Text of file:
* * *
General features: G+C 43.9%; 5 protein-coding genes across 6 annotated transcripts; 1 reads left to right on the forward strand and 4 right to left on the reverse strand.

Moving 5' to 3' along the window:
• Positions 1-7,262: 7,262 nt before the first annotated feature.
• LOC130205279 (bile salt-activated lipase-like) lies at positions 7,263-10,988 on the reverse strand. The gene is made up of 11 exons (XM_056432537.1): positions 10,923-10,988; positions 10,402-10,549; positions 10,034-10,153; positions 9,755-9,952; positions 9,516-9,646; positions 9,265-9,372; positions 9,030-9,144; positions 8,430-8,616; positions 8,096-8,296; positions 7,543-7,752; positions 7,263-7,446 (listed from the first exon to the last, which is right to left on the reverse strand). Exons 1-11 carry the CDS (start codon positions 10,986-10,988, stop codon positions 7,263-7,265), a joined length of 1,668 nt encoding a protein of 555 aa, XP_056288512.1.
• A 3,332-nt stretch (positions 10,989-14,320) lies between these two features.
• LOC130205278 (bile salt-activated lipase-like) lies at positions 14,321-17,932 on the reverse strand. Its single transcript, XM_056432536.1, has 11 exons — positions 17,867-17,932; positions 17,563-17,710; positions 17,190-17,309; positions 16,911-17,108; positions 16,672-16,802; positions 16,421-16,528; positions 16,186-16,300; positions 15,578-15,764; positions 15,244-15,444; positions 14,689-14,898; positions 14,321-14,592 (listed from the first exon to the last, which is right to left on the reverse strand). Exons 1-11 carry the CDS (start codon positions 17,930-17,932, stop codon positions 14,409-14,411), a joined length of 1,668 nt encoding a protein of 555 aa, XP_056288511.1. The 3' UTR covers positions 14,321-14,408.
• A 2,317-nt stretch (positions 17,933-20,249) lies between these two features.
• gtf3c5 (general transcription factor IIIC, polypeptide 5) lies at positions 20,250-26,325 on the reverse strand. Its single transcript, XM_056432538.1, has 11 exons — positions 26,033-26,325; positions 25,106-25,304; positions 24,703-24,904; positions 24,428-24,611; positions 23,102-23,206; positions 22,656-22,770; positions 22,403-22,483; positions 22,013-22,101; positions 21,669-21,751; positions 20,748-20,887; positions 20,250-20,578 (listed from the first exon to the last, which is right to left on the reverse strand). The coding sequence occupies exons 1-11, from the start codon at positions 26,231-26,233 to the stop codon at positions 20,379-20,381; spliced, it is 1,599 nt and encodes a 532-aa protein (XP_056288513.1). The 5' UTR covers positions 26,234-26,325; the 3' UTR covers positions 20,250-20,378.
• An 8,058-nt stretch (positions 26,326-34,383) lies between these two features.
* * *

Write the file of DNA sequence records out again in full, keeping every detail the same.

General features: G+C 43.9%; 5 protein-coding genes across 6 annotated transcripts; 1 reads left to right on the forward strand and 4 right to left on the reverse strand.

Moving 5' to 3' along the window:
• Positions 1-7,262: 7,262 nt before the first annotated feature.
• LOC130205279 (bile salt-activated lipase-like) lies at positions 7,263-10,988 on the reverse strand. The gene is made up of 11 exons (XM_056432537.1): positions 10,923-10,988; positions 10,402-10,549; positions 10,034-10,153; positions 9,755-9,952; positions 9,516-9,646; positions 9,265-9,372; positions 9,030-9,144; positions 8,430-8,616; positions 8,096-8,296; positions 7,543-7,752; positions 7,263-7,446 (listed from the first exon to the last, which is right to left on the reverse strand). Exons 1-11 carry the CDS (start codon positions 10,986-10,988, stop codon positions 7,263-7,265), a joined length of 1,668 nt encoding a protein of 555 aa, XP_056288512.1.
• A 3,332-nt stretch (positions 10,989-14,320) lies between these two features.
• LOC130205278 (bile salt-activated lipase-like) lies at positions 14,321-17,932 on the reverse strand. Its single transcript, XM_056432536.1, has 11 exons — positions 17,867-17,932; positions 17,563-17,710; positions 17,190-17,309; positions 16,911-17,108; positions 16,672-16,802; positions 16,421-16,528; positions 16,186-16,300; positions 15,578-15,764; positions 15,244-15,444; positions 14,689-14,898; positions 14,321-14,592 (listed from the first exon to the last, which is right to left on the reverse strand). Exons 1-11 carry the CDS (start codon positions 17,930-17,932, stop codon positions 14,409-14,411), a joined length of 1,668 nt encoding a protein of 555 aa, XP_056288511.1. The 3' UTR covers positions 14,321-14,408.
• A 2,317-nt stretch (positions 17,933-20,249) lies between these two features.
• gtf3c5 (general transcription factor IIIC, polypeptide 5) lies at positions 20,250-26,325 on the reverse strand. Its single transcript, XM_056432538.1, has 11 exons — positions 26,033-26,325; positions 25,106-25,304; positions 24,703-24,904; positions 24,428-24,611; positions 23,102-23,206; positions 22,656-22,770; positions 22,403-22,483; positions 22,013-22,101; positions 21,669-21,751; positions 20,748-20,887; positions 20,250-20,578 (listed from the first exon to the last, which is right to left on the reverse strand). The coding sequence occupies exons 1-11, from the start codon at positions 26,231-26,233 to the stop codon at positions 20,379-20,381; spliced, it is 1,599 nt and encodes a 532-aa protein (XP_056288513.1). The 5' UTR covers positions 26,234-26,325; the 3' UTR covers positions 20,250-20,378.
• An 8,058-nt stretch (positions 26,326-34,383) lies between these two features.